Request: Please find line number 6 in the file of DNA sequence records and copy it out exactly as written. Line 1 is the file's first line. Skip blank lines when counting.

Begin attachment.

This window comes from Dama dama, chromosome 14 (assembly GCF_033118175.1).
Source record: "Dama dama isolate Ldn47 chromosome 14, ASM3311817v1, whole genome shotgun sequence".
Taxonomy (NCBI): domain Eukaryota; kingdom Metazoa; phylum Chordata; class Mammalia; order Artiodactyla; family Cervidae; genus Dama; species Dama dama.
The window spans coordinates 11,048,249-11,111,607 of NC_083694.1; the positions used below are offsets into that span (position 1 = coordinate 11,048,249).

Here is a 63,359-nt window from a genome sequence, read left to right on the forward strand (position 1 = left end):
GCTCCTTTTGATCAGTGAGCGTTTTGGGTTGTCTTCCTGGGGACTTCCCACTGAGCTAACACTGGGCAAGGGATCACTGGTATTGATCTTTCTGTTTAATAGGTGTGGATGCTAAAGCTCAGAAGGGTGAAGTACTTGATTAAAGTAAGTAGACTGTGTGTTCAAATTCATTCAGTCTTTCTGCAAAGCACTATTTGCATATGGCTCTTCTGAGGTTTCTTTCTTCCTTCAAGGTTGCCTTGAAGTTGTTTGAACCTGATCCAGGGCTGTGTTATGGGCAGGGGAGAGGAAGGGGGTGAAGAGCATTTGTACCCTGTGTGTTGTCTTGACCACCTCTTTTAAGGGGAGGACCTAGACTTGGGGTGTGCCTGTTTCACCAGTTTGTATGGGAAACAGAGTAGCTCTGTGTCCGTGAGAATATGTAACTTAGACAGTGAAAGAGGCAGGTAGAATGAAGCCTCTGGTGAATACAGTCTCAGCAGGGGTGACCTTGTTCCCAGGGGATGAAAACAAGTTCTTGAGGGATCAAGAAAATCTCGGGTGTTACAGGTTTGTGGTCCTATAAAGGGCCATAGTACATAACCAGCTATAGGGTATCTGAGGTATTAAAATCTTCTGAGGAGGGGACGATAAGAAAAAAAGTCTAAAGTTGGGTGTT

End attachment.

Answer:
GCTCCTTTTGATCAGTGAGCGTTTTGGGTTGTCTTCCTGGGGACTTCCCACTGAGCTAACACTGGGCAAGGGATCACTGGTATTGATCTTTCTGTTTAATAGGTGTGGATGCTAAAGCTCAGAAGGGTGAAGTACTTGATTAAAGTAAGTAGACTGTGTGTTCAAATTCATTCAGTCTTTCTGCAAAGCACTATTTGCATATGGCTCTTCTGAGGTTTCTTTCTTCCTTCAAGGTTGCCTTGAAGTTGTTTGAACCTGATCCAGGGCTGTGTTATGGGCAGGGGAGAGGAAGGGGGTGAAGAGCATTTGTACCCTGTGTGTTGTCTTGACCACCTCTTTTAAGGGGAGGACCTAGACTTGGGGTGTGCCTGTTTCACCAGTTTGTATGGGAAACAGAGTAGCTCTGTGTCCGTGAGAATATGTAACTTAGACAGTGAAAGAGGCAGGTAGAATGAAGCCTCTGGTGAATACAGTCTCAGCAGGGGTGACCTTGTTCCCAGGGGATGAAAACAAGTTCTTGAGGGATCAAGAAAATCTCGGGTGTTACAGGTTTGTGGTCCTATAAAGGGCCATAGTACATAACCAGCTATAGGGTATCTGAGGTATTAAAATCTTCTGAGGAGGGGACGATAAGAAAAAAAGTCTAAAGTTGGGTGTT